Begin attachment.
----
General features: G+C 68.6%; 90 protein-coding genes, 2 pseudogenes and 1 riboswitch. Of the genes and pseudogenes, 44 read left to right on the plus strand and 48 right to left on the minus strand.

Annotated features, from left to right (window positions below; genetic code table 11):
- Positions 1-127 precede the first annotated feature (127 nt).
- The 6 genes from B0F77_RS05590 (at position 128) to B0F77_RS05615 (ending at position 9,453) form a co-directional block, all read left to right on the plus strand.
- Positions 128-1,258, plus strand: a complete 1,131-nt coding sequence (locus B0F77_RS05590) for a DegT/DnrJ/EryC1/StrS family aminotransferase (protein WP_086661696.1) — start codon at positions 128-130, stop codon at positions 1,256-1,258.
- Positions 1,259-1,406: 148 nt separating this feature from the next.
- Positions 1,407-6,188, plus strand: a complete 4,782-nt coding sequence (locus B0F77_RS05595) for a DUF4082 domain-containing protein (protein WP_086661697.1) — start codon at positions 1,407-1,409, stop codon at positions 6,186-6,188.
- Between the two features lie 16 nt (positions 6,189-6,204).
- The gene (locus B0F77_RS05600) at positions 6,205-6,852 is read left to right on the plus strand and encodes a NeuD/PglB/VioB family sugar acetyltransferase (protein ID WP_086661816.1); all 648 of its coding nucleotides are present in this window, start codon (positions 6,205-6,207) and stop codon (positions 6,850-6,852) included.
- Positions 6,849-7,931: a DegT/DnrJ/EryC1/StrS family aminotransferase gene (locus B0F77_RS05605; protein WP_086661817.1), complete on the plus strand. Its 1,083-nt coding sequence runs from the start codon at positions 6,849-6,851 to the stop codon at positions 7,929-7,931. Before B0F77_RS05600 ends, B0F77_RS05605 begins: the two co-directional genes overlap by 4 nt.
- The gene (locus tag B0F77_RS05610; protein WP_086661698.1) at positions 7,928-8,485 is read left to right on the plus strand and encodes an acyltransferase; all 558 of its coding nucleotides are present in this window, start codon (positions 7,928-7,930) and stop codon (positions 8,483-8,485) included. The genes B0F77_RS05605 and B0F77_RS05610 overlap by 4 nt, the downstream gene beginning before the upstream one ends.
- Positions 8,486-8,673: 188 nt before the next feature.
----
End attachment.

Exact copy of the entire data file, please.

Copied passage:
General features: G+C 68.6%; 90 protein-coding genes, 2 pseudogenes and 1 riboswitch. Of the genes and pseudogenes, 44 read left to right on the plus strand and 48 right to left on the minus strand.

Annotated features, from left to right (window positions below; genetic code table 11):
- Positions 1-127 precede the first annotated feature (127 nt).
- The 6 genes from B0F77_RS05590 (at position 128) to B0F77_RS05615 (ending at position 9,453) form a co-directional block, all read left to right on the plus strand.
- Positions 128-1,258, plus strand: a complete 1,131-nt coding sequence (locus B0F77_RS05590) for a DegT/DnrJ/EryC1/StrS family aminotransferase (protein WP_086661696.1) — start codon at positions 128-130, stop codon at positions 1,256-1,258.
- Positions 1,259-1,406: 148 nt separating this feature from the next.
- Positions 1,407-6,188, plus strand: a complete 4,782-nt coding sequence (locus B0F77_RS05595) for a DUF4082 domain-containing protein (protein WP_086661697.1) — start codon at positions 1,407-1,409, stop codon at positions 6,186-6,188.
- Between the two features lie 16 nt (positions 6,189-6,204).
- The gene (locus B0F77_RS05600) at positions 6,205-6,852 is read left to right on the plus strand and encodes a NeuD/PglB/VioB family sugar acetyltransferase (protein ID WP_086661816.1); all 648 of its coding nucleotides are present in this window, start codon (positions 6,205-6,207) and stop codon (positions 6,850-6,852) included.
- Positions 6,849-7,931: a DegT/DnrJ/EryC1/StrS family aminotransferase gene (locus B0F77_RS05605; protein WP_086661817.1), complete on the plus strand. Its 1,083-nt coding sequence runs from the start codon at positions 6,849-6,851 to the stop codon at positions 7,929-7,931. Before B0F77_RS05600 ends, B0F77_RS05605 begins: the two co-directional genes overlap by 4 nt.
- The gene (locus tag B0F77_RS05610; protein WP_086661698.1) at positions 7,928-8,485 is read left to right on the plus strand and encodes an acyltransferase; all 558 of its coding nucleotides are present in this window, start codon (positions 7,928-7,930) and stop codon (positions 8,483-8,485) included. The genes B0F77_RS05605 and B0F77_RS05610 overlap by 4 nt, the downstream gene beginning before the upstream one ends.
- Positions 8,486-8,673: 188 nt before the next feature.